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An ownership society: Google’s Android presents new questions about who owns the wireless consumer

Is the Google Android operating system a game changer? The answer to that question may determine the answer to one of wireless’s biggest questions: Who owns the customer?
From the time the first cellphone call was made, wireless carriers have had the front-line relationship with the customer through billing, contractual obligations and – up until four years ago – through the phone number. It was only in 2004 that the government mandated local number portability, giving unhappy subscribers the ability to leave the relationship without sacrificing their phone numbers. But even though a subscriber could switch service providers, the new provider still was the primary “owner” of that customer.
Mobile device manufacturers have forged their own relationships with subscribers, but not with significant success (in the United States anyway) until Apple Inc. introduced the iPhone last year. The most recent numbers from AT&T Mobility showed that 40% of new iPhone users came from outside AT&T’s established customer base.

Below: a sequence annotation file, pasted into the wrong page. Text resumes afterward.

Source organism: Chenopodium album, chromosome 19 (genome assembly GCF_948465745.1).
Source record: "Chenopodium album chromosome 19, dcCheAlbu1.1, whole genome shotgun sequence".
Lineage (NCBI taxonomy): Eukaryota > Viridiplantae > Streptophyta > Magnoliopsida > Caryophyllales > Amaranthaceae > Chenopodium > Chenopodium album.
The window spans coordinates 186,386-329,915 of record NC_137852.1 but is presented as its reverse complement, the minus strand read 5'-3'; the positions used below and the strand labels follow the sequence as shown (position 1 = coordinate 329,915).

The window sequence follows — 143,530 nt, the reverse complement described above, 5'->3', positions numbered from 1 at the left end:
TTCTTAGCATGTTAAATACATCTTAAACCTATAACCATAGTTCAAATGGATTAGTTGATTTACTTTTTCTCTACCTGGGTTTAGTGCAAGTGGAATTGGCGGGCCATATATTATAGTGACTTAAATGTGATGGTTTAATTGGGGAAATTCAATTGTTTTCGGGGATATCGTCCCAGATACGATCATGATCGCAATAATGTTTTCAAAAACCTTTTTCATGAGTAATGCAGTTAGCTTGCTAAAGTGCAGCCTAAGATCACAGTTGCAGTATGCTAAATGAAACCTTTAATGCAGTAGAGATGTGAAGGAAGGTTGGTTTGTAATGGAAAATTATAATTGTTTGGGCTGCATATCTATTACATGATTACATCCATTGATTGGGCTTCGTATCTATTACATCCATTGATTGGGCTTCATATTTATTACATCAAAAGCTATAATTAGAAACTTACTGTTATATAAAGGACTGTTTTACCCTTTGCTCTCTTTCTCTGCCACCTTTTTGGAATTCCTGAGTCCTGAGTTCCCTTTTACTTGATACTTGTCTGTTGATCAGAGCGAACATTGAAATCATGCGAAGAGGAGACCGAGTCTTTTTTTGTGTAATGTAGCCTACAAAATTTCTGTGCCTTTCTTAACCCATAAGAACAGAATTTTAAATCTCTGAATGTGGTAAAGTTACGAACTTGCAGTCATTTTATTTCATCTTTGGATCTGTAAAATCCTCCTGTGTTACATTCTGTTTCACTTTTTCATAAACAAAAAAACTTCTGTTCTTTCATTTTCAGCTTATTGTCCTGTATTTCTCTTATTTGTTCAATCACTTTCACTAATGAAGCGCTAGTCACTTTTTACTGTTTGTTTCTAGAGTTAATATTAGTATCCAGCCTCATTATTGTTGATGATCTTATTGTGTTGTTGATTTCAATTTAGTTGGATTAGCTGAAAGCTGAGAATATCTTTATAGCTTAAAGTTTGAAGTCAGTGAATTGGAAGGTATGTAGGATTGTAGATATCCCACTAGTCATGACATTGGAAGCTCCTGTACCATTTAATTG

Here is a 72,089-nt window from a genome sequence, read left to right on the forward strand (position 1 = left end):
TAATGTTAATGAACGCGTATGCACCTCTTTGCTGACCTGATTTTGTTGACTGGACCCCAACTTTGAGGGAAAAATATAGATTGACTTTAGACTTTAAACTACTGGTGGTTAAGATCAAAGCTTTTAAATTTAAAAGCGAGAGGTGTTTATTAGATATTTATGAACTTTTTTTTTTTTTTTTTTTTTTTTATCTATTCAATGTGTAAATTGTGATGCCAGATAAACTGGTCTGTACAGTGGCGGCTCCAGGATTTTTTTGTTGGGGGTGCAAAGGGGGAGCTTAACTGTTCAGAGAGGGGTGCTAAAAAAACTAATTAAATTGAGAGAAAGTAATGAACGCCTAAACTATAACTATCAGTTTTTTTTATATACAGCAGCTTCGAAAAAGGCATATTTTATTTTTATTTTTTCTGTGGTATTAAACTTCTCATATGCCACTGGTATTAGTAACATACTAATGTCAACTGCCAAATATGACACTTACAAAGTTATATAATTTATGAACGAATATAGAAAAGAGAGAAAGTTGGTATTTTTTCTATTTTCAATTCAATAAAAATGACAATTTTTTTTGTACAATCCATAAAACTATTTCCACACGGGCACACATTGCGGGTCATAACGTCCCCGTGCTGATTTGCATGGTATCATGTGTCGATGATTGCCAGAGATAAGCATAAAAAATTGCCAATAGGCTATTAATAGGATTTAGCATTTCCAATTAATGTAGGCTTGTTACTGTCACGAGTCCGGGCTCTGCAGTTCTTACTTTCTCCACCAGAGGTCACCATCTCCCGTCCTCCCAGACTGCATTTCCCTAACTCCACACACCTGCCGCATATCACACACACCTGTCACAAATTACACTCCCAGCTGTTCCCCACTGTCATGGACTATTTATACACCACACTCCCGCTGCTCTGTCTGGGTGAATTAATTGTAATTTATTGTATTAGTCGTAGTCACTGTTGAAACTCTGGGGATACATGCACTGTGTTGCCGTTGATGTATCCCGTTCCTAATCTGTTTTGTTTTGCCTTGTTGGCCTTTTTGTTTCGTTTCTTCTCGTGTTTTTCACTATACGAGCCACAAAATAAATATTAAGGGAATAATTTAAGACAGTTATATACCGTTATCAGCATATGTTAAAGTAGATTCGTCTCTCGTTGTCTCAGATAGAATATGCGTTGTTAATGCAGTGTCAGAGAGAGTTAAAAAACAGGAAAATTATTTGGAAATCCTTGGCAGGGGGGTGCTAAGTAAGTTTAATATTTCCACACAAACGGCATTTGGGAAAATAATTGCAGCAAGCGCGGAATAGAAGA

But if customers chose the iPhone based on its iconic design, they’ll stay based on its App Store. Indeed, Apple CEO Steve Jobs basically attributed the iPhone’s success to the software, not the device itself: “As software becomes dominant, a hundred variations (of devices) presented to an application developer isn’t very enticing. We’re extremely comfortable with our software platform strategy and (the iPhone) is a software platform.”
To date, 200 million downloads from the App Store back up that argument.
But the Apple OS, like Research In Motion’s BlackBerry OS, is a closed platform. The device and OS are linked by default.
Android will not be loyal to one manufacturer or one wireless provider. Will device manufacturers and service providers highlight the device – or the really cool things you can do with it?
Can an operating system own the customer? Steve Jobs would answer yes. It remains to be seen whether Android will prove the rule or the exception.


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